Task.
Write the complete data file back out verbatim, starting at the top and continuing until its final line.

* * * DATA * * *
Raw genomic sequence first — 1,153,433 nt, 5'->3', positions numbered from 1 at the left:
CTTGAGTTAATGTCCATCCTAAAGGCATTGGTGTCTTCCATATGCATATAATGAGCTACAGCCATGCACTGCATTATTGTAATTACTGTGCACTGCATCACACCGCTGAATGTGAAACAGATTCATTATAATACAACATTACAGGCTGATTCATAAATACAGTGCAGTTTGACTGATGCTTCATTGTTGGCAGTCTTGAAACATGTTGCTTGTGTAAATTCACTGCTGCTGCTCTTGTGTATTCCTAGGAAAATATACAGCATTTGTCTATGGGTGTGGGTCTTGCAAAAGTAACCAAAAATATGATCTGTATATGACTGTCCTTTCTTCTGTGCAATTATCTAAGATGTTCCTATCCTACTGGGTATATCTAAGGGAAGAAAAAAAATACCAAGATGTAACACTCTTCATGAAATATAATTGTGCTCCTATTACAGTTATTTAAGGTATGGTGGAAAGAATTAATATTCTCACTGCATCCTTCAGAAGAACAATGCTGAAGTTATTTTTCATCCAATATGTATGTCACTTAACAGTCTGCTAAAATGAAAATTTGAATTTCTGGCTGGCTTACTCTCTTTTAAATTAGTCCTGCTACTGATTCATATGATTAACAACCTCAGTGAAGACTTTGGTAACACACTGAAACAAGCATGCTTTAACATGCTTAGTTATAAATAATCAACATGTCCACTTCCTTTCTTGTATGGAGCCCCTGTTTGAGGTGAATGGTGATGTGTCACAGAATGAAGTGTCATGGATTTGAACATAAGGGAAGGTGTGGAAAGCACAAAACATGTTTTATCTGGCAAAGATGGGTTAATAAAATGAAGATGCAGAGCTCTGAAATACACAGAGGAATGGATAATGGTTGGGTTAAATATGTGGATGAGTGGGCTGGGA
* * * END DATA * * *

Raw genomic sequence first — 1,153,433 nt, 5'->3', positions numbered from 1 at the left:
CTTGAGTTAATGTCCATCCTAAAGGCATTGGTGTCTTCCATATGCATATAATGAGCTACAGCCATGCACTGCATTATTGTAATTACTGTGCACTGCATCACACCGCTGAATGTGAAACAGATTCATTATAATACAACATTACAGGCTGATTCATAAATACAGTGCAGTTTGACTGATGCTTCATTGTTGGCAGTCTTGAAACATGTTGCTTGTGTAAATTCACTGCTGCTGCTCTTGTGTATTCCTAGGAAAATATACAGCATTTGTCTATGGGTGTGGGTCTTGCAAAAGTAACCAAAAATATGATCTGTATATGACTGTCCTTTCTTCTGTGCAATTATCTAAGATGTTCCTATCCTACTGGGTATATCTAAGGGAAGAAAAAAAATACCAAGATGTAACACTCTTCATGAAATATAATTGTGCTCCTATTACAGTTATTTAAGGTATGGTGGAAAGAATTAATATTCTCACTGCATCCTTCAGAAGAACAATGCTGAAGTTATTTTTCATCCAATATGTATGTCACTTAACAGTCTGCTAAAATGAAAATTTGAATTTCTGGCTGGCTTACTCTCTTTTAAATTAGTCCTGCTACTGATTCATATGATTAACAACCTCAGTGAAGACTTTGGTAACACACTGAAACAAGCATGCTTTAACATGCTTAGTTATAAATAATCAACATGTCCACTTCCTTTCTTGTATGGAGCCCCTGTTTGAGGTGAATGGTGATGTGTCACAGAATGAAGTGTCATGGATTTGAACATAAGGGAAGGTGTGGAAAGCACAAAACATGTTTTATCTGGCAAAGATGGGTTAATAAAATGAAGATGCAGAGCTCTGAAATACACAGAGGAATGGATAATGGTTGGGTTAAATATGTGGATGAGTGGGCTGGGA